Samurai Warriors: Xtreme Legends and Blood Will Tell
Publisher: THQ Australia
Thu, 14 April 2005
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Any game that has âXtremeâ (or any variation of the word extreme) in its title is going to face an uphill battle winning me over. Because it is a proven historical fact that, 9 times out of 10, âXtreme/Extremeâ equals either (or both) âtries way too hard to be coolâ or âall style and no substanceâ. Samurai Warriors Xtreme Legends fought hard to dispel my pre-conceptions. In fact, the game put up such an admirable amount of effort that I ended up rather liking it. But, in the war to completely capture my affection, it ultimately couldnât quite manage to emerge fully victorious.
One problem I had with this game is that (apparently) it is actually more or less an expansion pack for the first PS2 Samurai Legends game and as such is priced a bit lower than the average console release. Thereâs nothing at all wrong with that, especially since this title can be played as a full separate game in its own right. But, since I donât own and have never played the previous Samurai Warriors, Iâm probably missing out on a big part of what Xtreme Legends has to offer. That also means I am unable to tell you just how well it all works when you combine the two games.
The game is set in feudal Japan. Basically what you do in this game is choose one of four characters, watch the ensuing cut-scenes (which look pretty cool but didnât make all that much sense to me) and then run around hacking up dozens upon dozens of enemies. There is some degree of strategy required, as you are given certain instructions you must attempt to follow and goals you have to meet. But essentially Samurai Warriors Xtreme Legends is just an old-school style beat-âem-up. It is quite fun for a while, mainly thanks to the truly massive number of enemies that attack you all at once. You also have some pretty stylish moves at your disposal and the ability to get on a horse and ride around taking people out was a nice touch. But pretty soon I found it all started to feel much too repetitive.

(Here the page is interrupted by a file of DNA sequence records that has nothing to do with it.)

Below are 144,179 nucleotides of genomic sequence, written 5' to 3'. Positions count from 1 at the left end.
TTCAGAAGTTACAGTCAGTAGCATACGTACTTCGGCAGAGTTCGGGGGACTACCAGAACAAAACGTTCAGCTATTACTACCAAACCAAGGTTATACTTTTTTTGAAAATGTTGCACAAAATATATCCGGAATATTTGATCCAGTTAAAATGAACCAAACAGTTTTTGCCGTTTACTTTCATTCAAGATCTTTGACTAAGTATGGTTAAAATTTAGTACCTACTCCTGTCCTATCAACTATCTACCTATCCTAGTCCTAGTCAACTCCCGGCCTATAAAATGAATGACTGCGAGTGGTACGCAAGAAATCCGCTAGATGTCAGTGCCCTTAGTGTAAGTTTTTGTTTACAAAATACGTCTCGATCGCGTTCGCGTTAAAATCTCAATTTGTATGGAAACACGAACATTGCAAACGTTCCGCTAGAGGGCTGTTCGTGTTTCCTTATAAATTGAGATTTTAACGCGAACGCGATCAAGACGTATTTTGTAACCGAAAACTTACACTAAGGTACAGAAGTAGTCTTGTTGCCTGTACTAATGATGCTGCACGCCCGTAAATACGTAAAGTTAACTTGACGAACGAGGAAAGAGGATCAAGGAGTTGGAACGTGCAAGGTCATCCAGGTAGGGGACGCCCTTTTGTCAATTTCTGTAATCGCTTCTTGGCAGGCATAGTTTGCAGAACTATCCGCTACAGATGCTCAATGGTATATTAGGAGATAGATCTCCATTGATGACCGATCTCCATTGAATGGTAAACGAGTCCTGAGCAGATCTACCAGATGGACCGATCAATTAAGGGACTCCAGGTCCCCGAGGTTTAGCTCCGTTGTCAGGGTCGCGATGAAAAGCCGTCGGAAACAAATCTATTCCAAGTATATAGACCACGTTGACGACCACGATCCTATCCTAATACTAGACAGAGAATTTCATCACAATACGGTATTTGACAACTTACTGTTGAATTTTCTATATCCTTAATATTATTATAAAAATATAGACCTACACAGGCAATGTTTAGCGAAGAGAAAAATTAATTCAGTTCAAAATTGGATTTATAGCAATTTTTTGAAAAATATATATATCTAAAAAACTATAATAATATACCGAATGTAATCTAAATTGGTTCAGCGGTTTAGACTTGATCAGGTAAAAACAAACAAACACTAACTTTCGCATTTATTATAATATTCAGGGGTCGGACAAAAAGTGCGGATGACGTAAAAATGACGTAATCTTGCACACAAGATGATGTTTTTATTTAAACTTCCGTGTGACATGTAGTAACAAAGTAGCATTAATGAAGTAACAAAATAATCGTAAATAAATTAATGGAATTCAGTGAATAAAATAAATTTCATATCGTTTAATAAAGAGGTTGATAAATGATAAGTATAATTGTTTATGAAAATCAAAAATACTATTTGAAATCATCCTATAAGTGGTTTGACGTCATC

|This samurai is, like, totally extreme dude! |
Technically the game is pretty sound. The graphics are quite good, thereâs nothing really outstanding going on, but the game features some interesting character designs and settings. The engine does a nice job of handling the insane number of on-screen enemies for the most part, though the frame rate does suffer from time to time. The sound is, again competent yet not thrilling. Except maybe for the voice acting, which is truly horrible at times and personally I found that quite amusing. It reminded me of the old Monkey TV show.
I wouldnât really recommend a purchase of this game, unless you find the setting extremely appealing. It is just too monotonous to be fun for any extended period of time. However Samurai Warrior: Xtreme Legends would make a great rental, as it is a fun action game in small doses. Of course, if you own the first PS2 Samurai Warriors, then you will probably get a whole lot more out of Xtreme Legends.
Slightly above average, yet thoroughly unspectactular. I rate this game 6.5 out of 11 buttons
BLOOD WILL TELL